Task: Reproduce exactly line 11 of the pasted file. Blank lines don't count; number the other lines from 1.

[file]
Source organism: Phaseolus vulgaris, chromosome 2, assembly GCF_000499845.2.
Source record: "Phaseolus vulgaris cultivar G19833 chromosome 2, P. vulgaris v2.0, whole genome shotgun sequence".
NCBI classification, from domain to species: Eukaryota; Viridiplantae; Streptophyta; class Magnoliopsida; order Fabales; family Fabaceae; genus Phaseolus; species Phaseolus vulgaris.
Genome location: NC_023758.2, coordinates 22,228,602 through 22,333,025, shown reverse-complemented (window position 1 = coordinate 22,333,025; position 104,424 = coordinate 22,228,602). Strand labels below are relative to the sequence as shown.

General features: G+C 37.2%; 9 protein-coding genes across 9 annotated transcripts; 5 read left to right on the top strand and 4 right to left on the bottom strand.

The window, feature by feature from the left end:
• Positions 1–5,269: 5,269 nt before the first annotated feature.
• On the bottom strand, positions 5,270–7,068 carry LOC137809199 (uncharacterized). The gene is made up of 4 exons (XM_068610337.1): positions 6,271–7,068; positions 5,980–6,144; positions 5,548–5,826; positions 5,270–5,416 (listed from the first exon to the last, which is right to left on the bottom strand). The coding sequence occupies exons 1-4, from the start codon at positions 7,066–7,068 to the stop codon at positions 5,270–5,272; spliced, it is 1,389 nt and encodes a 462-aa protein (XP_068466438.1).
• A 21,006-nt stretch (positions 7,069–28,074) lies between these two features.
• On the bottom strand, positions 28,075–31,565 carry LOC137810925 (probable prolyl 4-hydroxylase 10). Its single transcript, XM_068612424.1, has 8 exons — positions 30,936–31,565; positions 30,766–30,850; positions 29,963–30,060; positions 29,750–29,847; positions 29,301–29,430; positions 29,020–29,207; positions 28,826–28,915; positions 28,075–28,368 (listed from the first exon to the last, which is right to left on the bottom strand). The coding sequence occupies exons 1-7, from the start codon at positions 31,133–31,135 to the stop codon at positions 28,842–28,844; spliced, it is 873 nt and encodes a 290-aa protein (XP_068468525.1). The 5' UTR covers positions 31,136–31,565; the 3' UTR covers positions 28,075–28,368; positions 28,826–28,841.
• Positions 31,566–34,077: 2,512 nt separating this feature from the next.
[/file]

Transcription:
• Positions 31,566–34,077: 2,512 nt separating this feature from the next.